Antonio González hopes that the decisions of the administrations will help to settle the population in these hamlets and gives Masca as an example, “where the activity that generates an attraction such as the Masca ravine must also leave wealth in the North and not is linked so much with the South, from where the connections are much more comfortable». In addition, the strict conservation measures of the Teno Rural Park sometimes represent an insurmountable obstacle for the inhabitants of the area, who choose to move. The president of the Barranco de Masca Neighborhood Association, José Riquelme Díaz Gorrín, already asked the administrations in 2014 not to “turn Masca into Mascalandia, a theme park without inhabitants.”
Preventing places like Masca or Teno Alto from running out of people requires complex and joint solutions. And the model of the peninsular towns, which encourage the arrival of families, collides with a harsh reality: there are neither jobs nor too many available houses here.
The opposite of that on the opposite side of the Island, where with the construction of a highway, the TF-1, in the 70s of the last century, the demographic, urban and economic expansion of Tenerife began. And it seems that the operation is still under way, with the development of the Insular Ring of Roads that will connect North and South more quickly and safely in a couple of years. In the west they hope that this project will contribute to establishing the population in its surroundings. The demand for labor from construction and tourism, growing for more than three consecutive decades, brought prosperity to the Island and the Canary Islands, but also led to internal emigration. While in the South and Southwest, converted into one of the most important tourist destinations in the world, the transfer from rural areas barely traveled a few kilometers to the coastal or mid-range towns of Arona, Adeje and Guía de Isora, in the South and Southeast, the towns of the upper zone languished from the 1980s until the crisis of 2008. The highway directed traffic to the lower part of the region, suppressing freight transport and much of the traditional economic activity that grew around the highway South General. With the loss of agricultural activity, the hoe was replaced by cement or the hotel uniform.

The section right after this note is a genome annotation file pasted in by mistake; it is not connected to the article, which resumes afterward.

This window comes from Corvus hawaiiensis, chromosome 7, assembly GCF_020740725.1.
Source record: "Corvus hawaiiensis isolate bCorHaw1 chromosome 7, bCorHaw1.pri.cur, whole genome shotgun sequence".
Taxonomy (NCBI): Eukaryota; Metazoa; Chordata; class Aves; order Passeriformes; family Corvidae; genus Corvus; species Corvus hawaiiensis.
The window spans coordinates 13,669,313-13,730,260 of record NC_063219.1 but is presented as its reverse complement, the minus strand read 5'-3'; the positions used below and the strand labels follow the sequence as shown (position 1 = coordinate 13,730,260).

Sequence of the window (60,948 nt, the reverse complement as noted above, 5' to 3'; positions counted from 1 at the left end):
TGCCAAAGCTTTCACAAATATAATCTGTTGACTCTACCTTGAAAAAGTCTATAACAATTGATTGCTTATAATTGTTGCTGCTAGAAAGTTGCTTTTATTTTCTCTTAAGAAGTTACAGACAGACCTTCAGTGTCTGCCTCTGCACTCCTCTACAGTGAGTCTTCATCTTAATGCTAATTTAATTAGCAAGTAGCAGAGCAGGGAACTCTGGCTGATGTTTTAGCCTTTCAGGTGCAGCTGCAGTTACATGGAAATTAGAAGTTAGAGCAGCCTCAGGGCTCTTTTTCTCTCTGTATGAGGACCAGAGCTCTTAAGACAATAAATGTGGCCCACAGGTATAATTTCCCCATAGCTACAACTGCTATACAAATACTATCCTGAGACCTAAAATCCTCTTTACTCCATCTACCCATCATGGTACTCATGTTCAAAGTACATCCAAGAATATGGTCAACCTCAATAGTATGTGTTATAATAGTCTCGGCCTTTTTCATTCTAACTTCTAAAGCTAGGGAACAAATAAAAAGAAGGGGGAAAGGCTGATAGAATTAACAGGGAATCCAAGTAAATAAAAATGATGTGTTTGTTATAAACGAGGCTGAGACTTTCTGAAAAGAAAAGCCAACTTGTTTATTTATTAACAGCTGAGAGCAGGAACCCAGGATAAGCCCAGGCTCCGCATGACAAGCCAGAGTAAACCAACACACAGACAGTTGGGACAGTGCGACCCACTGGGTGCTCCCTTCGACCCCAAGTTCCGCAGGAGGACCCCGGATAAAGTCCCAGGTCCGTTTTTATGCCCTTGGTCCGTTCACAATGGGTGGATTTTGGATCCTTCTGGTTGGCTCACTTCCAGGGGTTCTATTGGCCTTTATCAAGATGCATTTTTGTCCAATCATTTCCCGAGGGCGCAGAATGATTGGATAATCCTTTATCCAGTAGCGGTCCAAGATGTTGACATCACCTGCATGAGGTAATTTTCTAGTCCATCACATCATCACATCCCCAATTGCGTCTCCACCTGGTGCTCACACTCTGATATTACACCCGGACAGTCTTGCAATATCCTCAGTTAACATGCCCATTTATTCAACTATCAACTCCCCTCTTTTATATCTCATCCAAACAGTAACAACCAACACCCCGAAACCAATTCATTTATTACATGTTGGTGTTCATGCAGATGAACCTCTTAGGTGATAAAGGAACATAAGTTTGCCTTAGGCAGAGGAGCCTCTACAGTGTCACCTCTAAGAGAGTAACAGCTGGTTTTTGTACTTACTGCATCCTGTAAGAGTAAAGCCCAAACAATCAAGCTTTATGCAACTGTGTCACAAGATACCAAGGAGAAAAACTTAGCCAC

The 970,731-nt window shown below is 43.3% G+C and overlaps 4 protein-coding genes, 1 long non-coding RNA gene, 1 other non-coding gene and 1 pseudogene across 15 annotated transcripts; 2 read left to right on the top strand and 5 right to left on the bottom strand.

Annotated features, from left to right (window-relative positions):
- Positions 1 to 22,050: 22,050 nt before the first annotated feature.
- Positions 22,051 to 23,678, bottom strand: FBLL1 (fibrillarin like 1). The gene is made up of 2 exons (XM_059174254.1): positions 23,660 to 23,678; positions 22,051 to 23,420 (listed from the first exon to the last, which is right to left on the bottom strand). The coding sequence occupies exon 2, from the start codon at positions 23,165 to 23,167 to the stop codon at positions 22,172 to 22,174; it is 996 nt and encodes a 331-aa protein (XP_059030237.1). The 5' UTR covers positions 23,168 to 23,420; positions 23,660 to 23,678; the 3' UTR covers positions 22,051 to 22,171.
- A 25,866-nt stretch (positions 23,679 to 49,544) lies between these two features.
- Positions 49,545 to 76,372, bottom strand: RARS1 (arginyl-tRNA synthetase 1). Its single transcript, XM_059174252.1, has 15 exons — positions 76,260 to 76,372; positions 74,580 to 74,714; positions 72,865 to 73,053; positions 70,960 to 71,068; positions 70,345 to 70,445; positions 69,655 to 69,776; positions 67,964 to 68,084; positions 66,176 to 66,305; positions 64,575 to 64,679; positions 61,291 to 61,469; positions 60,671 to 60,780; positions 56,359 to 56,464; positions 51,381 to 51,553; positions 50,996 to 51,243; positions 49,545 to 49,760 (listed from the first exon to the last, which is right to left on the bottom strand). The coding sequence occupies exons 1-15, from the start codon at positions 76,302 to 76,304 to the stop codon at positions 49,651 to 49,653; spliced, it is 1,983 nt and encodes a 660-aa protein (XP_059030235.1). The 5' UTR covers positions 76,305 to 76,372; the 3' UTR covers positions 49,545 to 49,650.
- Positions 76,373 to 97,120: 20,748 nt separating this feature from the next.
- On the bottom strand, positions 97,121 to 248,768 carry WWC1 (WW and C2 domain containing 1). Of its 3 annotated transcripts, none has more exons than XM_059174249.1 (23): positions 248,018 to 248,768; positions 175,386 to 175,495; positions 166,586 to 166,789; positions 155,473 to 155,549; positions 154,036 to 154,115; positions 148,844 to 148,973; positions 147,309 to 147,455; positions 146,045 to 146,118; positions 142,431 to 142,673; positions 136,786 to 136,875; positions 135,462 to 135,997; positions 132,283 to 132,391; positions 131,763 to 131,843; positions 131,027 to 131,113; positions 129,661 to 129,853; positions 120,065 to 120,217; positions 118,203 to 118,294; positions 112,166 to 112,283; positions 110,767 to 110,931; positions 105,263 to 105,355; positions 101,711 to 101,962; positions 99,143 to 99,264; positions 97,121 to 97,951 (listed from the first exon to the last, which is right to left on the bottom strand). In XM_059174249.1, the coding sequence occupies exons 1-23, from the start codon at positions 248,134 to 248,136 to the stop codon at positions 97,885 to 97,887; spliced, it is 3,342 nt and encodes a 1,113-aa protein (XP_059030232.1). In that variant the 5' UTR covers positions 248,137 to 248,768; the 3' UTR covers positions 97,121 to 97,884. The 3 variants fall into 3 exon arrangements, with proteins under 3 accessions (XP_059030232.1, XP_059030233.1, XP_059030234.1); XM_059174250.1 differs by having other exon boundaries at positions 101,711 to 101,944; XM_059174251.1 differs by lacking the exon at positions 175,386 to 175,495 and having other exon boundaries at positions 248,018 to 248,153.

In a period like the current one, where no municipality in the South loses population –Arona is the fifth in the Canary Islands according to its census for a couple of years–, the mediocrity of areas such as Agache (Güímar) and Fasnia bear witness to this demographic decline. At the end of the 20th century, Europe allocated a lot of money to this strip of territory due to its status as a depressed region. Today it has a gradual and sustained growth. It is Arico and the border area of Granadilla de Abona that continues to work to recover “life”. Around agriculture and livestock, nuclei such as Los Blanquitos, Cruz de Las Ánimas, La Higuera, Chimiche and Las Vegas, in the upper middle range of Granada; o El Bueno and Icor, in the ariquera, regain demographic vitality.